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Another seven colleges attain pound;50,000 and 'Olympic gold'

A FURTHER seven colleges have achieved accredited status and will each receive pound;50,000 to help them share good practice with others in the sector.

The successful colleges are: Braintree, Essex; Carmel, Merseyside; Hartlepool; Northern College for Adult Residential Education, in Barnsley; North Hertfordshire; Tameside, Greater Manchester; and Woodhouse, Finchley, London.

So far, 19 colleges have received accredited status, as part of the Further Education Funding Council's quality improvement strategy.

They must show that they have effective quality assurance arrangements, rigorous self-assessment, are reaching performance targets, improving student achievement and can demonstrate accountability.

David Melville, FEFC chief executive, said: "The criteria for accreditation are demanding, and they provide a real incentive for colleges to raise standards. These colleges are exemplars of the high standards which represent the very best of the further education sector.

"As part of their agreement with the council, these accredited colleges will be expected to share their good practice with other colleges and support the vital drive to raise standards across the sector as a whole, he said.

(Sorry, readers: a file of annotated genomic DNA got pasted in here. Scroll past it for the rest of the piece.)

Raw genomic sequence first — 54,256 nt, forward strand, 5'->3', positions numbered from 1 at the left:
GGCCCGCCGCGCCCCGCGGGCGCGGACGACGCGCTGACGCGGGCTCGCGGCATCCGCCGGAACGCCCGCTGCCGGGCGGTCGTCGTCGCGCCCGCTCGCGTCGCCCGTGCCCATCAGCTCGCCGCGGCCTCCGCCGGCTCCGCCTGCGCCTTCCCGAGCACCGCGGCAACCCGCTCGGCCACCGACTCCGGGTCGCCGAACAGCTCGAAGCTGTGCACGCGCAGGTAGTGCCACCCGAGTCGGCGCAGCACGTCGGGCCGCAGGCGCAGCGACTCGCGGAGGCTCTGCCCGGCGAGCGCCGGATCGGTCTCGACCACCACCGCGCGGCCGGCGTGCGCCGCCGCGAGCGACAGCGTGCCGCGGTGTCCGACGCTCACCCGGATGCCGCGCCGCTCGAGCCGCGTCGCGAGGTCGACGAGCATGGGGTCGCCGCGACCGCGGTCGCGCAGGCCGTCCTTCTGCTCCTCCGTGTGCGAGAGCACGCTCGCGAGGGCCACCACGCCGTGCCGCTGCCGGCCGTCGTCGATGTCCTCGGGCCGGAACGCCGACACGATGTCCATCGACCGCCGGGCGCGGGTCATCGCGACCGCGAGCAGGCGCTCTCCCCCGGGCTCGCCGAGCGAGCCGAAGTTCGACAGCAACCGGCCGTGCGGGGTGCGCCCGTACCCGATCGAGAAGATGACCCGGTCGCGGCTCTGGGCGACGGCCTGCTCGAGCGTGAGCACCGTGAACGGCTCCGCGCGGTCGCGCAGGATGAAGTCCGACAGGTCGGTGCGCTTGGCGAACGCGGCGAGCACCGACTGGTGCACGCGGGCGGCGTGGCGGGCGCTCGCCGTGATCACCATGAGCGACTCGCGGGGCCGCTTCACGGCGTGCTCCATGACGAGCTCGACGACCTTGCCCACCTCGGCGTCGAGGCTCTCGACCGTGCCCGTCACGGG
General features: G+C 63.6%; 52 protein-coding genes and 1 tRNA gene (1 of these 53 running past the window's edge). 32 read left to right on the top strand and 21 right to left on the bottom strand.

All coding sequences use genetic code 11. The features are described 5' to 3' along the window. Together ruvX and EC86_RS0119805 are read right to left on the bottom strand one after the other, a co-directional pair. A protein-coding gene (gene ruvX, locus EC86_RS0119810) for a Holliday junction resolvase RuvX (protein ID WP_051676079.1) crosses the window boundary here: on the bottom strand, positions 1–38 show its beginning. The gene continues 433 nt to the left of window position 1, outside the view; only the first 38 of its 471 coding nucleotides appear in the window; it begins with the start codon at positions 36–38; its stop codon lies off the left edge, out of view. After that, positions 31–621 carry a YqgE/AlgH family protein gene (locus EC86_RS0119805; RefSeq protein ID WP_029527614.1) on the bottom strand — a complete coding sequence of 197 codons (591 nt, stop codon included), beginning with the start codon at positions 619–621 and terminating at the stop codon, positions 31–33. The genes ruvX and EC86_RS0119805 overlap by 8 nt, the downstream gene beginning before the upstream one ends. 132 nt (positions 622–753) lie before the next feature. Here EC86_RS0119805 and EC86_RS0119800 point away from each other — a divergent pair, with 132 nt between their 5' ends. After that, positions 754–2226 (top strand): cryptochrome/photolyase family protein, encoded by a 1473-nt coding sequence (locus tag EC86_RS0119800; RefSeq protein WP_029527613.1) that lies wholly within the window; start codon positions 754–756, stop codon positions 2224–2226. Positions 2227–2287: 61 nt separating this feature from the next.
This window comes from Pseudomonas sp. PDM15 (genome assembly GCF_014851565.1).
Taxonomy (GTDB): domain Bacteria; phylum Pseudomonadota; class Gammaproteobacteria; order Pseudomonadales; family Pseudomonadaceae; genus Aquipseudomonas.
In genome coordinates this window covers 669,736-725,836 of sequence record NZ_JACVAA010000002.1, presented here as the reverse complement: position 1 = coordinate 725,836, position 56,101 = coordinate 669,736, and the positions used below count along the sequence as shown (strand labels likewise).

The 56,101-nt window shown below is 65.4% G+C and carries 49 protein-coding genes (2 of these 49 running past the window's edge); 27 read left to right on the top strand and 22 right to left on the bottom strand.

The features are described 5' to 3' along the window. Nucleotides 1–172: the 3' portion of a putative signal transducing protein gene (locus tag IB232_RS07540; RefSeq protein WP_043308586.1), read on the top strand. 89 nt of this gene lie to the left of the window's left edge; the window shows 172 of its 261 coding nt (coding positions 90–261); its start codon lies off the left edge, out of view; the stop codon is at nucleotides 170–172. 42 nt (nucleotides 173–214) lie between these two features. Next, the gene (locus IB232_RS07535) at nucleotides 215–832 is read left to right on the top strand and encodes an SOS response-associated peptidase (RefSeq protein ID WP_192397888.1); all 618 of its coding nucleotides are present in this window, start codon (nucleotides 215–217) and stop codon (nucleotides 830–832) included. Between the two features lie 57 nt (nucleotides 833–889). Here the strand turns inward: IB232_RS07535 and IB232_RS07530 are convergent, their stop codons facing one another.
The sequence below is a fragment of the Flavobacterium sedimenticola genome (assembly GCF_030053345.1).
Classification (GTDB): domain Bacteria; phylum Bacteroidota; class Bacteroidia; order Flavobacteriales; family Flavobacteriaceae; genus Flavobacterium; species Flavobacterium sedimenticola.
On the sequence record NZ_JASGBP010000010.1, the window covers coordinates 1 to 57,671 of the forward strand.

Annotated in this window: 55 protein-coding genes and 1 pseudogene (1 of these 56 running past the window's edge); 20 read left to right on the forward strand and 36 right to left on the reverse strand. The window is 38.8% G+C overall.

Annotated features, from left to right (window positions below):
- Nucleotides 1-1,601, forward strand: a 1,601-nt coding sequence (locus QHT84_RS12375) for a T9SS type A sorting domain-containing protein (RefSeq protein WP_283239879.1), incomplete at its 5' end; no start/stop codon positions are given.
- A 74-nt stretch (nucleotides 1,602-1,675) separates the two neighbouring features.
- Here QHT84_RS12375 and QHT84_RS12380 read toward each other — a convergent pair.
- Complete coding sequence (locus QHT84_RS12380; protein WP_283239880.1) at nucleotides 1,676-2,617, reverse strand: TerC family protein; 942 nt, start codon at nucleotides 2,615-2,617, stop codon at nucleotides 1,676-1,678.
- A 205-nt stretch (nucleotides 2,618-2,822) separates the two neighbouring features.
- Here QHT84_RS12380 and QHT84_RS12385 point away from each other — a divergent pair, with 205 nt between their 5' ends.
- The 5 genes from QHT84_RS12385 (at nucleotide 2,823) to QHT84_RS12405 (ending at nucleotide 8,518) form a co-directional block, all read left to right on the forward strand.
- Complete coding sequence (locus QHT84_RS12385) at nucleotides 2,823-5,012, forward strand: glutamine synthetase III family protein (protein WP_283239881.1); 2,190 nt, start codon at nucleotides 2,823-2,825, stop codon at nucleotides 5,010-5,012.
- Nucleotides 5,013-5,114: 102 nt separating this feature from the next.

One of the winners, Woodhouse, is a small sixth-form college in north Finchley, specialising in A-levels and GNVQ Advanced and Intermediate in Business Studies. Forty-eight per cent of students come from minority ethnic groups.

Of the 400 students who sit A-levels each year, more than 200 achieve an average UCAS points score of 25 - the equivalent of three grade Bs.

"We pride ourselves on high academic achievement, but equally on providing a learning community where every individual is valued and encouraged to reach their own personal best," said principal Ann Robinson.

Carmel College, in Merseyside, regards accreditation as the sector's equivalent of an Olympic gold medal.

But it is not just a "pat on the back", said principal Peter Rushton.

"The FEFC are satisfied that Carmel's own quality assurance and self assessment systems are so rigorous that future inspections will have a much lighter touch - the college will be able to take over most of the inspecting itself.

"This is the icing on the cake since it should give all staff the opportunity to concentrate on what they do best - providing outstanding service to the students of this area."

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